I spent my entire life in public schools, and when I started at Loyola University Chicago, I was unaware that retreats were a regular part of Catholic schools. I will never forget my first day of college: It was hot and sunny and I had to rush to throw my entire life into a tiny dorm room before embarking on a pre-freshman-year retreat.
Along with about 20 other freshmen, I was bussed off to a retreat center in Woodstock, Illinois. On the way, the conversation turned to all the previous retreats my classmates had gone on.
I had never been on a retreat, and was dumbfounded that anyone else had. Sure, I had heard of my friends who had been confirmed in the Catholic Church going on such retreats in order to make the sacrament. But there, on that crowded, stuffy bus, it felt like everyone and their mother had been on at least two. Some people even toted intricate cross necklaces, which they clinked together like champagne glasses, mutually shouting, “Kairos!!!”
I sat in silence through the conversation, until someone turned to me and said, “Hey, did you do anything like Kairos in high school?”
But I was the odd one out. Though I knew I was entering a Catholic university, I truly could not have imagined the vast number of Catholics there. For some reason, I did not foresee the Catholic presence I would be entering into.
What I mean by Catholic presence is not what you may be thinking. I am certainly not referring to an adherence to strict dogma, Bible studies, or any expectation to attend Mass. Rather, the Catholic presence I encountered was one of absolute kindness—a gentleness for the human condition marked by a desire to fight for social justice.
Little did I know entering into a Jesuit school would be the best decision of my life. It all started that first day on retreat: my Jesuit education taught me all about taking time to reflect and be grateful and to use my abilities to help others.
I’ve been passionate about social change and human rights for most of my life. And sure, I could have found this on another campus; most colleges are a hotbed of political and social fervor. However, Jesuit universities are so focused on the idea they weave it into almost every course.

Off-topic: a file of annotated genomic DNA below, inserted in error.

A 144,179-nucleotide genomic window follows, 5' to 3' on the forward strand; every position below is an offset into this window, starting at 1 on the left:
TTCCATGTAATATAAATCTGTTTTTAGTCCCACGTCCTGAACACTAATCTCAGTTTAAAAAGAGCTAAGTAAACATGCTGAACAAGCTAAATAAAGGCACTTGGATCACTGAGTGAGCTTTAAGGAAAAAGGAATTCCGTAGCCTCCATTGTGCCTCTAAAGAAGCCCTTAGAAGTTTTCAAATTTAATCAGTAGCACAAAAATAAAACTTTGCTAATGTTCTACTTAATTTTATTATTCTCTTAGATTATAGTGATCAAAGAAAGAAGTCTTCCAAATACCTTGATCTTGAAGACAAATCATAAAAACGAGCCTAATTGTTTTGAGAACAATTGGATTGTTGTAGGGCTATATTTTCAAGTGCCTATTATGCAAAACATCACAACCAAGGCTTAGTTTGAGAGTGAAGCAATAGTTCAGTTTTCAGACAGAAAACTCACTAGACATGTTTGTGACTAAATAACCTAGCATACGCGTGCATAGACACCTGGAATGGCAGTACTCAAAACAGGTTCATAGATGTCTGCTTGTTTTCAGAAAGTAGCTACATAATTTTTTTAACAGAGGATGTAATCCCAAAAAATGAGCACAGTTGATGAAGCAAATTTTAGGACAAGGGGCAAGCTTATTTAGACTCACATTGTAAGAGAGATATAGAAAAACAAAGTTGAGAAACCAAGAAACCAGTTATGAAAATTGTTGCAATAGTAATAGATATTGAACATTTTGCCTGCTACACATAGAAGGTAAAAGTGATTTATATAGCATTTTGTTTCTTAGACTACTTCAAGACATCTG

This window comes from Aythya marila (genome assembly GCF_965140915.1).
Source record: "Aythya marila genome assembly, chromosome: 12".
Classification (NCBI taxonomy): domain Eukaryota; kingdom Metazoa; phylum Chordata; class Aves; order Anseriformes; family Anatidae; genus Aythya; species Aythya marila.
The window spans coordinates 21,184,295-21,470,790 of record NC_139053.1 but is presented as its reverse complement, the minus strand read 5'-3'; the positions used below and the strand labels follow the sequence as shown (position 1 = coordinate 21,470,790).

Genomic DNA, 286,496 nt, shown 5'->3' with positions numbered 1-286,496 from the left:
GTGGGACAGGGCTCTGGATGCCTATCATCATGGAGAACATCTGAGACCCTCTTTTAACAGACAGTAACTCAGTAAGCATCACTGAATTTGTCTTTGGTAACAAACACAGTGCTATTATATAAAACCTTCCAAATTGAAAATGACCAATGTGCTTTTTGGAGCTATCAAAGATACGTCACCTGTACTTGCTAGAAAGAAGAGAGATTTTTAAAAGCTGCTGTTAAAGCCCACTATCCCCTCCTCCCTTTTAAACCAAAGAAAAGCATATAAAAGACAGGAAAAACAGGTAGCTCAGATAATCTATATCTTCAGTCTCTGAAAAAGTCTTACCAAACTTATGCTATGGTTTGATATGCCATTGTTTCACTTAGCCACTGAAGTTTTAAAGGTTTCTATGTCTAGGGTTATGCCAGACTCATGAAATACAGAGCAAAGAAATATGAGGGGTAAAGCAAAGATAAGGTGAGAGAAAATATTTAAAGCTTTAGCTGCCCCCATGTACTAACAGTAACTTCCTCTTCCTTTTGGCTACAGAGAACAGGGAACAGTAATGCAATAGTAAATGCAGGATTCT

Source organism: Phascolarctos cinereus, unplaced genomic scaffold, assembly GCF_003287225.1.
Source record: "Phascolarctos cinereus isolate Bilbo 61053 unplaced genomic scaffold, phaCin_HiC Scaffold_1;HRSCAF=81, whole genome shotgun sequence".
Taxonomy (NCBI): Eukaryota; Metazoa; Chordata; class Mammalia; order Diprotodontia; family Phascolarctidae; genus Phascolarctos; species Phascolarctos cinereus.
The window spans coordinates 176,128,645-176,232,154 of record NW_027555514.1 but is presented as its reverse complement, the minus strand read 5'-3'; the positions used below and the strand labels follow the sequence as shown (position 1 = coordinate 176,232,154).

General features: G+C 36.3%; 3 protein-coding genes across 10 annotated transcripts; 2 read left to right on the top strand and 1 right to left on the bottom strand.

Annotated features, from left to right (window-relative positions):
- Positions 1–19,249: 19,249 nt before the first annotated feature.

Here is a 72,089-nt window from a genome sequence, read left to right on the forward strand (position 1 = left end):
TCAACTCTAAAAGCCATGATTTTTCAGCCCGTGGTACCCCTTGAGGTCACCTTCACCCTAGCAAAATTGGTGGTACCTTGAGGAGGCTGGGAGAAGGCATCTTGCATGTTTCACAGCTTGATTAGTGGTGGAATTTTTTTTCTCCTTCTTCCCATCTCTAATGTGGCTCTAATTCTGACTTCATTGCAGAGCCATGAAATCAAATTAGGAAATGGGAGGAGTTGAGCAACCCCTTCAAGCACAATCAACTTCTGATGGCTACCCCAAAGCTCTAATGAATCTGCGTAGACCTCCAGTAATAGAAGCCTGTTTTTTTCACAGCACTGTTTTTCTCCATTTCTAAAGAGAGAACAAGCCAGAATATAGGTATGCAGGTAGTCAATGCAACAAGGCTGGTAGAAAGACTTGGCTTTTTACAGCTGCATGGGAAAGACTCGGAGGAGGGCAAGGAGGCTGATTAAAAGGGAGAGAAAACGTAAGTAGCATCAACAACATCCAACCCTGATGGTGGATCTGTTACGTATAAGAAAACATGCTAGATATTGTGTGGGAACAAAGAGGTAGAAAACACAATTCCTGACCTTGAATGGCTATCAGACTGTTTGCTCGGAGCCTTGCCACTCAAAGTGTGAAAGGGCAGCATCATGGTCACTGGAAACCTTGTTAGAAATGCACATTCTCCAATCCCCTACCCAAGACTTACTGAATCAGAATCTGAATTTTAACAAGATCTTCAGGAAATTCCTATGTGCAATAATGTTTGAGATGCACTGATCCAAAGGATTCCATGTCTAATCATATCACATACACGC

From the get-go, I was taught about vocation, or finding where one’s great joy meets the world’s great need. Everything I learned was in relation to this idea: What do I want to do with my life? How can I use this in the service of others?
At Loyola, I found that an entire university held the same values as I did. We all wanted to help; we all wanted to change the world for the better.
My environmental science classes learned not just about pollution and climate change, but how to fight for the planet’s justice. Journalism courses didn’t teach just professional skills, but focused in on race in Chicago. I learned about real issues and how to work to better them. Instead of simply learning a trade, I learned how to be human.
Jesuit institutions teach more than just skills and knowledge. They teach empathy, kindness, and generosity. They teach day-to-day reflection and the importance of caring for people on an individual level (Jesuit alums will recognize this as cura personalis).
My Jesuit education transformed my life and, just as Loyola’s shield says, I truly believe I have been prepared to lead an extraordinary life with the education that can only be offered at a Jesuit school.